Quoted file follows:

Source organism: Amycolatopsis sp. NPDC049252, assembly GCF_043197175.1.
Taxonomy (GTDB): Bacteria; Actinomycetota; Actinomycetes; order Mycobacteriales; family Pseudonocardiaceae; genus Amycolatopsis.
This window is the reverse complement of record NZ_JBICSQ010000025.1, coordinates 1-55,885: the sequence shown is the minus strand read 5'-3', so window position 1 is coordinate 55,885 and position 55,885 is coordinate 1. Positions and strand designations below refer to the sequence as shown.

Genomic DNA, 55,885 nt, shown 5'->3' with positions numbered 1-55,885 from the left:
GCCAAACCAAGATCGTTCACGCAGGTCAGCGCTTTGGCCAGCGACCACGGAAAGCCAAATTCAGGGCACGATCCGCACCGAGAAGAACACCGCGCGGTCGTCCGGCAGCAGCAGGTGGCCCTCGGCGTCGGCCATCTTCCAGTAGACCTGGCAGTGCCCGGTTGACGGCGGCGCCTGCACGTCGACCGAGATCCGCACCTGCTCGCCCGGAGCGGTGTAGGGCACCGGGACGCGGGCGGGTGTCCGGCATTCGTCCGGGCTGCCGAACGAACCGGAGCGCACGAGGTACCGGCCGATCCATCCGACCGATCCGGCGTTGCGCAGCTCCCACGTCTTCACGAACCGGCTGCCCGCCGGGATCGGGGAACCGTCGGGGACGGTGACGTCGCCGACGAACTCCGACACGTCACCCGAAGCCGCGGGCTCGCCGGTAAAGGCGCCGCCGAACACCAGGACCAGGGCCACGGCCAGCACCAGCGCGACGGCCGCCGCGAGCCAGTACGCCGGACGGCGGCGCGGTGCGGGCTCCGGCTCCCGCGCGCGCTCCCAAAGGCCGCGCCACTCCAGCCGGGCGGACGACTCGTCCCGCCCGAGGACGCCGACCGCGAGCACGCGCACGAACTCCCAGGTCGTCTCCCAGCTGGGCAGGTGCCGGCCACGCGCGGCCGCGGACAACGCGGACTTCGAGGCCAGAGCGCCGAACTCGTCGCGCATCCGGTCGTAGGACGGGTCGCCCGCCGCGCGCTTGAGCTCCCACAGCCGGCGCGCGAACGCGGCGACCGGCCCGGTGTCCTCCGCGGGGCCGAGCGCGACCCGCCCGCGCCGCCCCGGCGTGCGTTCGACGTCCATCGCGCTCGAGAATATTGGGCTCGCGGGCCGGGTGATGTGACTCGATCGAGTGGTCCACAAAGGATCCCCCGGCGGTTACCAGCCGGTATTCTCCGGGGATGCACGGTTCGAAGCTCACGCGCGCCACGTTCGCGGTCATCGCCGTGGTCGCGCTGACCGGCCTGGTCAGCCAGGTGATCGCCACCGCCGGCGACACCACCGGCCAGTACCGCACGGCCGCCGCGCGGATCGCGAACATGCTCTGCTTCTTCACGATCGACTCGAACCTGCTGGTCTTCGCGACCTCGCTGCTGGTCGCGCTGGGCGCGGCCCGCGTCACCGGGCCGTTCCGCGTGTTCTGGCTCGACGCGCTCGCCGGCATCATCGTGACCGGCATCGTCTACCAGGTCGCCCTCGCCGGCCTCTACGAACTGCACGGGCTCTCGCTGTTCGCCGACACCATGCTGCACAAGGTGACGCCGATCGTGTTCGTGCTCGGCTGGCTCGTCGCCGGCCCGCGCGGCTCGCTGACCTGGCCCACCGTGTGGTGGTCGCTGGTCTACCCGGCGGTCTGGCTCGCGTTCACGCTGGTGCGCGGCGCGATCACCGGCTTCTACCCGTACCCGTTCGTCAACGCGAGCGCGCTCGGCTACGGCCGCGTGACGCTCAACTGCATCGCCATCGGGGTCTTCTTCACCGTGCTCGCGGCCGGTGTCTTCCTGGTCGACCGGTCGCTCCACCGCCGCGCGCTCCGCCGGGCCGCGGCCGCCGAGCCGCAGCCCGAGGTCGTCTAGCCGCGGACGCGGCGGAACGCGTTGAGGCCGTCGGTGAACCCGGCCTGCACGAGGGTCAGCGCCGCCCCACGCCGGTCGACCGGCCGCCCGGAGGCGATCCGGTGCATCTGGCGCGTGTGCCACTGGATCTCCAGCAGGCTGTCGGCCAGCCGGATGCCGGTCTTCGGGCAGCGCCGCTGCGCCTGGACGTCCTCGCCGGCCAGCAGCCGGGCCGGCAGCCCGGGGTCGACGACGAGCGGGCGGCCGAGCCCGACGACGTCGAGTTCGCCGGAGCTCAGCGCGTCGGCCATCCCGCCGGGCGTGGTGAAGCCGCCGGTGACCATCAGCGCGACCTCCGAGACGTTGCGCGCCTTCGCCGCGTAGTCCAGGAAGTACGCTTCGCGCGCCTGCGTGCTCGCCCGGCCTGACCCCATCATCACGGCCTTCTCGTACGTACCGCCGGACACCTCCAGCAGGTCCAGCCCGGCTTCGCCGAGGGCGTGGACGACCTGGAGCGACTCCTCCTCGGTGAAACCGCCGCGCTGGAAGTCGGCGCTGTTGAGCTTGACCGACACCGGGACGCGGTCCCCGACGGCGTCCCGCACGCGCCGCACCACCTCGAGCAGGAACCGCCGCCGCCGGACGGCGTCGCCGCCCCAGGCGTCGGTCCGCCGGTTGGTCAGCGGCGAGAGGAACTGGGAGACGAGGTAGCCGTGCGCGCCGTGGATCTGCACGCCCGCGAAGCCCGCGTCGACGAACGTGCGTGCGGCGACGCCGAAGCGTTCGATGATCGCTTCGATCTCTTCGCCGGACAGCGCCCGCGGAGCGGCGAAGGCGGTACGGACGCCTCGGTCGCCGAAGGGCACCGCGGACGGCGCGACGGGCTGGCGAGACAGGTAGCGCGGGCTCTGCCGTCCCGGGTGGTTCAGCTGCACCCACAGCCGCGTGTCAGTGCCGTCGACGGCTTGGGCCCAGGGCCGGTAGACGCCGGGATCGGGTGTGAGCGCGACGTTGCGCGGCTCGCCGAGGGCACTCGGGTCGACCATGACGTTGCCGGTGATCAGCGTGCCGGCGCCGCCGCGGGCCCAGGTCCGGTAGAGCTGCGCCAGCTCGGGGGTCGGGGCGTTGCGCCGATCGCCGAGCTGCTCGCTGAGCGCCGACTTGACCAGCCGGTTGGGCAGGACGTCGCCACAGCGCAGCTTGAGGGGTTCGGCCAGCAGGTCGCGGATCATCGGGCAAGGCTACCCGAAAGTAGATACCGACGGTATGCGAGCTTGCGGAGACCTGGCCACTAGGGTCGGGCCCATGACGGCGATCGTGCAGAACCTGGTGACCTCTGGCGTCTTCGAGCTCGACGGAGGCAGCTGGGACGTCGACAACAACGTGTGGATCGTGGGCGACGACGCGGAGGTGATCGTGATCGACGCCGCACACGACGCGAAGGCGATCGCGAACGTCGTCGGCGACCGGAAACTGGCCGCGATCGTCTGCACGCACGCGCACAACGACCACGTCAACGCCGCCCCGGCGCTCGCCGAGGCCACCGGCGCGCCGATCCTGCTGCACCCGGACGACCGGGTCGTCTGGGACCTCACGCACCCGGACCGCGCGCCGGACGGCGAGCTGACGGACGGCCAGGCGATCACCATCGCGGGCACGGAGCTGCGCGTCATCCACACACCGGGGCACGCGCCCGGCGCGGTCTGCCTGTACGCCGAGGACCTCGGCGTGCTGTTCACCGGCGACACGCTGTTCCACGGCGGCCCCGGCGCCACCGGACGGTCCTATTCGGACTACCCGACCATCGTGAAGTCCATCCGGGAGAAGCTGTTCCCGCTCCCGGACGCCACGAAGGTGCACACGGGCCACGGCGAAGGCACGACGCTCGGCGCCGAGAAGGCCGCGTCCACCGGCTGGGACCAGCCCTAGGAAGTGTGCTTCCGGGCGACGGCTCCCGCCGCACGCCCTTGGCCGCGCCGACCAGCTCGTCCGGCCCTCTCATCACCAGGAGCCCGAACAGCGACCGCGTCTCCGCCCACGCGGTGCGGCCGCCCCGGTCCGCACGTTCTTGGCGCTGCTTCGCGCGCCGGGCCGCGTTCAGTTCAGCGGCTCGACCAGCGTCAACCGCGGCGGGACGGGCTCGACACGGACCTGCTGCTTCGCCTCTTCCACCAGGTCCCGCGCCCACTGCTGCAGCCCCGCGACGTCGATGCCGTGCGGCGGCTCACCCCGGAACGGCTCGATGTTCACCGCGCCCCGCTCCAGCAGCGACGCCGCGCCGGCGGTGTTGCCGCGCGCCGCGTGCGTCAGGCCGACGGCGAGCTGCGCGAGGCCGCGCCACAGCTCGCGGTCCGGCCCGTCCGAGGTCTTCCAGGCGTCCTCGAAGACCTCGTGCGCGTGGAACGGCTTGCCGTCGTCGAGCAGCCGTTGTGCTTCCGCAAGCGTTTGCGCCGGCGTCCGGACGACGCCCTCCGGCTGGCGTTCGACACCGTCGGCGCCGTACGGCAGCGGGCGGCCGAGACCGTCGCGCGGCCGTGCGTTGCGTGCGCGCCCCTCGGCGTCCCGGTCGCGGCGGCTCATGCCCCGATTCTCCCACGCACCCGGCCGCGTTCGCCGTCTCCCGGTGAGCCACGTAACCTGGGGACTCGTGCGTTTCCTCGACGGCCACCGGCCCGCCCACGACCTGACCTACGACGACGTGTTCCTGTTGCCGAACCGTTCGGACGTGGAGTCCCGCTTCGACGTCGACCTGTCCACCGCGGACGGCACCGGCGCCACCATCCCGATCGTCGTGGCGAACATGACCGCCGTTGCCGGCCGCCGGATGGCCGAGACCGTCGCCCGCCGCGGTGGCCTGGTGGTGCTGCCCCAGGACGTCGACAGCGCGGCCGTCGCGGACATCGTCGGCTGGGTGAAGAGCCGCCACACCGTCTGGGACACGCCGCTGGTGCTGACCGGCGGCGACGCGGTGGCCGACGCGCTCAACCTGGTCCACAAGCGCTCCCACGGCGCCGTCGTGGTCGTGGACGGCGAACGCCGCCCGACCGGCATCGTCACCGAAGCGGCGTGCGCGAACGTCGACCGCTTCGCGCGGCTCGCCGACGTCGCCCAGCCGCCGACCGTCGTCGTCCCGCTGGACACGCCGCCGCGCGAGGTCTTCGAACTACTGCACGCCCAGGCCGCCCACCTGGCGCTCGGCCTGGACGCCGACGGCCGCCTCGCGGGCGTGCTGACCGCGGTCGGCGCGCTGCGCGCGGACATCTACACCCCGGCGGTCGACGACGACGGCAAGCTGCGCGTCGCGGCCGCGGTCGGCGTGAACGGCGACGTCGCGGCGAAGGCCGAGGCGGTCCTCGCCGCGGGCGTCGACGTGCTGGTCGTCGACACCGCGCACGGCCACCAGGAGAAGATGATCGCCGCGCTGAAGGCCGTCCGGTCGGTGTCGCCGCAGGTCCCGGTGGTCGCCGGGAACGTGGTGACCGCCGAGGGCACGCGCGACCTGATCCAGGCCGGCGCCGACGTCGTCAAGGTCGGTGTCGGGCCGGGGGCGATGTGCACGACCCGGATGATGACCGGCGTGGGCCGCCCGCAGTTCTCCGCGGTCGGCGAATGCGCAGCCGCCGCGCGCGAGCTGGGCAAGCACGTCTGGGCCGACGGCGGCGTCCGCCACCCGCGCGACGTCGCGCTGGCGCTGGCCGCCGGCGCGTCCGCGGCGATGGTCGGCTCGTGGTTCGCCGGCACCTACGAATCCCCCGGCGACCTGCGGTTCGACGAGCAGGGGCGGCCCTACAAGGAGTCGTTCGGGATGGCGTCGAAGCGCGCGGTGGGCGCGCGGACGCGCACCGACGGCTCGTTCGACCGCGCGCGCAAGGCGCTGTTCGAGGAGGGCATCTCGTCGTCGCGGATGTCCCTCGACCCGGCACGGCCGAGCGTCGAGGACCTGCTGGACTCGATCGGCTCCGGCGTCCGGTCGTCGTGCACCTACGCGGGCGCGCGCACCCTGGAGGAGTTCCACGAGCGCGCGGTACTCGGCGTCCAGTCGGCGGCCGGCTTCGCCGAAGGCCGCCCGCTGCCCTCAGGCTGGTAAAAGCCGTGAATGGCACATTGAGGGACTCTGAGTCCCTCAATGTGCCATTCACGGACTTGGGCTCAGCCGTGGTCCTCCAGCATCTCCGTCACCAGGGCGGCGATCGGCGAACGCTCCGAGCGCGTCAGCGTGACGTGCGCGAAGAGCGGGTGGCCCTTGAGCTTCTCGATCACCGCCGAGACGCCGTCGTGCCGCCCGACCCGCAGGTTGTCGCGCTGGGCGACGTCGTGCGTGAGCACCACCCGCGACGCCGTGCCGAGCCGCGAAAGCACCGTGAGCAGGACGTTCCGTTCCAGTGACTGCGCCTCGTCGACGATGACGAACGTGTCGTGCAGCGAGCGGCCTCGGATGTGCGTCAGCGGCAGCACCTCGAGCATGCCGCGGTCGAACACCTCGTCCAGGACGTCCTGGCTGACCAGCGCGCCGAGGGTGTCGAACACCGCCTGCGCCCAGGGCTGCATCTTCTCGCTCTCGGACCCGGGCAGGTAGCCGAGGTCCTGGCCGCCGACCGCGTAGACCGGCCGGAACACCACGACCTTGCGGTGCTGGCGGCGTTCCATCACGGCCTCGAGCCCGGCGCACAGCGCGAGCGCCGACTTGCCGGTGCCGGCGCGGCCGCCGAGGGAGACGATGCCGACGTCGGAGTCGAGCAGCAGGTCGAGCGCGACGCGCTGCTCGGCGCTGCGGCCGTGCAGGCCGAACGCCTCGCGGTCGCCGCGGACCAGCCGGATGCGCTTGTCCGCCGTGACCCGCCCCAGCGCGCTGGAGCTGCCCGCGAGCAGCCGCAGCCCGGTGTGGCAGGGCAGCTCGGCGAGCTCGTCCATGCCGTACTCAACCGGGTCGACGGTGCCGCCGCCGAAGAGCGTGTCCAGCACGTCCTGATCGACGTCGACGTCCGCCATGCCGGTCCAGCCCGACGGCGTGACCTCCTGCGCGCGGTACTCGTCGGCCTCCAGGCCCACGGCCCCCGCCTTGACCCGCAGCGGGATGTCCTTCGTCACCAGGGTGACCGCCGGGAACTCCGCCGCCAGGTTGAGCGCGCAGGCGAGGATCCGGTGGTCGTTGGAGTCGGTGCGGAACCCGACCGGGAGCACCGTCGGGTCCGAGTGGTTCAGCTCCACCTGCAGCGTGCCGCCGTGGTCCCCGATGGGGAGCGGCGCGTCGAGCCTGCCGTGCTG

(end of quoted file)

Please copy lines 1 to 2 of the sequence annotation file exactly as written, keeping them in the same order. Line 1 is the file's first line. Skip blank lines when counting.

Source organism: Amycolatopsis sp. NPDC049252, assembly GCF_043197175.1.
Taxonomy (GTDB): Bacteria; Actinomycetota; Actinomycetes; order Mycobacteriales; family Pseudonocardiaceae; genus Amycolatopsis.